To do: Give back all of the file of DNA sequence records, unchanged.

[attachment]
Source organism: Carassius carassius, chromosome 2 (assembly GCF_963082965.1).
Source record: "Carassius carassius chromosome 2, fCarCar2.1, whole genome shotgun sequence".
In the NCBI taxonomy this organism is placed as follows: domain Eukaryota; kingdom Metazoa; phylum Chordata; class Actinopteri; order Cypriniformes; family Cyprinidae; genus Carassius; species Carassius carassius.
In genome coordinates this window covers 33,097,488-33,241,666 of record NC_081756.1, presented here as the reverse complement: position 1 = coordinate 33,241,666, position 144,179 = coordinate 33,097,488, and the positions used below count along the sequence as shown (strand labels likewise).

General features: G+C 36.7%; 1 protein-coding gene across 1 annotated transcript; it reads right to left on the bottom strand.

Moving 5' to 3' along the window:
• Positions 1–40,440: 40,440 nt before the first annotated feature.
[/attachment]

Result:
Source organism: Carassius carassius, chromosome 2 (assembly GCF_963082965.1).
Source record: "Carassius carassius chromosome 2, fCarCar2.1, whole genome shotgun sequence".
In the NCBI taxonomy this organism is placed as follows: domain Eukaryota; kingdom Metazoa; phylum Chordata; class Actinopteri; order Cypriniformes; family Cyprinidae; genus Carassius; species Carassius carassius.
In genome coordinates this window covers 33,097,488-33,241,666 of record NC_081756.1, presented here as the reverse complement: position 1 = coordinate 33,241,666, position 144,179 = coordinate 33,097,488, and the positions used below count along the sequence as shown (strand labels likewise).

General features: G+C 36.7%; 1 protein-coding gene across 1 annotated transcript; it reads right to left on the bottom strand.

Moving 5' to 3' along the window:
• Positions 1–40,440: 40,440 nt before the first annotated feature.